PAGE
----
There’s an interesting discussion that’s sprouted up on the Microsoft discussion boards relating to Microsoft Security Essentials (MSE) — Microsoft’s out-of-the-box malware prevention software.
A user by the handle “edc678” reports that a virus signature from the “DOS/STONED” virus was uploaded to the bitcoin blockchain. And since we’re only dealing with the virus signature, there doesn’t seem to be a threat to users.
But users of Microsoft Security Essentials are getting a whole lot of grief from their software. MSE is essentially recognizing the signature, reporting it to the user as a threat.
Even worse, when MSE attempts to scrub the “infection” from the computer, it effectively deletes the block chain file, forcing the bitcoin client to re-download it (which many know is a very large file, indeed).
So – what exactly is the DOS/STONED virus?
For starters, it’s over twenty-five years old, and it isn’t nearly as complex as today’s malware. Developed in New Zealand in 1987, a message saying “Your PC is now Stoned!” would appear approximately once every eight boots.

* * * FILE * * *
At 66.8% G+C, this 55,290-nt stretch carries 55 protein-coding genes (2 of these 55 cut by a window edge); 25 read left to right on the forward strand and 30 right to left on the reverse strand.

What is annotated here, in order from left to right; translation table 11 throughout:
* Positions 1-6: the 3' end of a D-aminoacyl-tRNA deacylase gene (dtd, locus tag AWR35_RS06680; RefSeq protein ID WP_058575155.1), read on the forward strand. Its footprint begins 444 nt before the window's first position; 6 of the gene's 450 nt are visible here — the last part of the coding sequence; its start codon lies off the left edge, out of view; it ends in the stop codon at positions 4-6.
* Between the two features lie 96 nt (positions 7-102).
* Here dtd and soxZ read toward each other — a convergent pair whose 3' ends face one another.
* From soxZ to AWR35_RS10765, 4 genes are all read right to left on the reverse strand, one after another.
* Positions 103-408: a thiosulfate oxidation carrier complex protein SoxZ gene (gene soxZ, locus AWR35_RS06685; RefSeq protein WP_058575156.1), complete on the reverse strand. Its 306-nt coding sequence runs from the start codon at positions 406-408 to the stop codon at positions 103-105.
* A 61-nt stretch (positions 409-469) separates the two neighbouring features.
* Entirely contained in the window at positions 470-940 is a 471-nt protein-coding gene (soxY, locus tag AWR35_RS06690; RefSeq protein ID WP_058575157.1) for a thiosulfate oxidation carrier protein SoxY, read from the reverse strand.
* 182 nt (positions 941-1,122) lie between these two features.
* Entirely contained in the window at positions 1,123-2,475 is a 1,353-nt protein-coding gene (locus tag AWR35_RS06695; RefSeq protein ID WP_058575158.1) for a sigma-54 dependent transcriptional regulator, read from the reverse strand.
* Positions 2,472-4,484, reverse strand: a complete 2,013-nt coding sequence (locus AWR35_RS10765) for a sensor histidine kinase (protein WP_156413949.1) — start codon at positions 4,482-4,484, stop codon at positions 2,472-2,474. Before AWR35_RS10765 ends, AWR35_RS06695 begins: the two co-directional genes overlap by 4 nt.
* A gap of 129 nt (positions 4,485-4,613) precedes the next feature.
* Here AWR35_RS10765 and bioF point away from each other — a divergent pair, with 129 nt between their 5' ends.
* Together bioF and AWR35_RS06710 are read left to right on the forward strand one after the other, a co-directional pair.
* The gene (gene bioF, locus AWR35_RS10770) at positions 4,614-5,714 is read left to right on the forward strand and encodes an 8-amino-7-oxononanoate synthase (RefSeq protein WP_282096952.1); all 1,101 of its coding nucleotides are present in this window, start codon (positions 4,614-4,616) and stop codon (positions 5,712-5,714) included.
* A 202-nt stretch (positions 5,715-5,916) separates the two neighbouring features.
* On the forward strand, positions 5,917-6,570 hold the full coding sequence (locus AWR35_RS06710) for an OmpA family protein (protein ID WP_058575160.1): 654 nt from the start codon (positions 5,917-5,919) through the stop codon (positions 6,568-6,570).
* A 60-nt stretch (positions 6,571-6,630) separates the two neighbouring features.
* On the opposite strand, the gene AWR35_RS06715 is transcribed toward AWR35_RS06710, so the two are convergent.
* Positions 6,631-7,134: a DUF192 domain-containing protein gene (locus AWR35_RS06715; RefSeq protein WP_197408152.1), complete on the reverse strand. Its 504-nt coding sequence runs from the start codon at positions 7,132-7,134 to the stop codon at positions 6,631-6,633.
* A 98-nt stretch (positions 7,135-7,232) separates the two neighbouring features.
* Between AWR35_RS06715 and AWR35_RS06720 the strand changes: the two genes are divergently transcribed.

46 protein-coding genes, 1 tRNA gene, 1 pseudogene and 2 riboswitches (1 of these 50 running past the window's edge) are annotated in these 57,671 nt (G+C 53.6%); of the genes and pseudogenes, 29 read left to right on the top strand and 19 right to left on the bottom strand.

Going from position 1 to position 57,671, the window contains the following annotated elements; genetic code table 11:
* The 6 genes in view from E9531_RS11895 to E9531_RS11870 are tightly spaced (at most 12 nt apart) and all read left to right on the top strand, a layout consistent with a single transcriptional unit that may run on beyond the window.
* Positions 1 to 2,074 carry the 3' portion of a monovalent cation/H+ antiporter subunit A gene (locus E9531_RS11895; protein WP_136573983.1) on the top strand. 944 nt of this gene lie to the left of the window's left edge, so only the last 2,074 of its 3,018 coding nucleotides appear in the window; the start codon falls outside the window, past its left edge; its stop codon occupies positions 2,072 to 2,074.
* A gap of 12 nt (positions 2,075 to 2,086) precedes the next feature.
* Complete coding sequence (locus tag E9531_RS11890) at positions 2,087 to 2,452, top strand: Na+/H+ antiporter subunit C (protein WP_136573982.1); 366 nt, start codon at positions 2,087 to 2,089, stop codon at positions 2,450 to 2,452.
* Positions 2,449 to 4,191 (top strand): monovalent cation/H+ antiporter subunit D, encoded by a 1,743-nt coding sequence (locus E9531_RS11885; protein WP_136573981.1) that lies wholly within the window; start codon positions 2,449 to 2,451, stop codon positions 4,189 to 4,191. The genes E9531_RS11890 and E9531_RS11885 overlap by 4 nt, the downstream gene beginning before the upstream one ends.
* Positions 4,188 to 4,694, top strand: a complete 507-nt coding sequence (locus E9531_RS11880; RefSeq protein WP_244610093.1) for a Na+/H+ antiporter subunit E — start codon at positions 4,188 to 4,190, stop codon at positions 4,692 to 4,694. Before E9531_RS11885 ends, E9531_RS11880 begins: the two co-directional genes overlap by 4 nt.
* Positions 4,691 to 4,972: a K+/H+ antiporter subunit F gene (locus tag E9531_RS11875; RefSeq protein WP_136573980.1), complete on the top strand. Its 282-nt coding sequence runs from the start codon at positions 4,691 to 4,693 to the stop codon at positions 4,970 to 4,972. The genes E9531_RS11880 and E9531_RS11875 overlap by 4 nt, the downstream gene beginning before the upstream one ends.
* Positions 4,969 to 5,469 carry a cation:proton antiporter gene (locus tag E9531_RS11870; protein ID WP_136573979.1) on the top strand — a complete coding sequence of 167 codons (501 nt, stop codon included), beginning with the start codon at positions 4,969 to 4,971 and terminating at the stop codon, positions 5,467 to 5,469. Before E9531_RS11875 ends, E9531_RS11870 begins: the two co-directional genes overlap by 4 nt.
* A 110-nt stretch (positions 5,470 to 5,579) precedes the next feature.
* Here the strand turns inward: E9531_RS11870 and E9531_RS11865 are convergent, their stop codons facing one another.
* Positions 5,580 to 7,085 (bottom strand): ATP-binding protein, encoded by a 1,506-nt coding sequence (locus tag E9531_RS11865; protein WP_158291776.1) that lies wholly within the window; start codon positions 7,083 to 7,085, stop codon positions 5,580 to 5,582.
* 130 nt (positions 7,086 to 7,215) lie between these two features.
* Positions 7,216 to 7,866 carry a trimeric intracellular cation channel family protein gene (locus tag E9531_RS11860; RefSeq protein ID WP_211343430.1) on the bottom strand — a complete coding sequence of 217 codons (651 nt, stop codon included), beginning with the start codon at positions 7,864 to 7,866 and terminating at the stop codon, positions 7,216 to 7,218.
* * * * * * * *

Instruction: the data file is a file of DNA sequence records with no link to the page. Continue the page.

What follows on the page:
Aforementioned “edc678” took to the discussion board to find three bits of information. Whether or not MSE is detecting the signature of DOS/STONED; That there isn’t danger to bitcoin users; and whether MSE can be updated to bypass these sort of signatures found in the blockchain.
The user writes:
“…as its constant alerts of finding threats in the blockchain is not only worrisome, but can create panic and negative perception of bitcoin as a whole, damaging its reputation and annoying users. It’s important that MSE be updated with a more selective virus detection algorithm for blockchain files.”
Have you had first-hand experience with this scenario?
[textmarker color=”C24000″]Source[/textmarker] Microsoft Community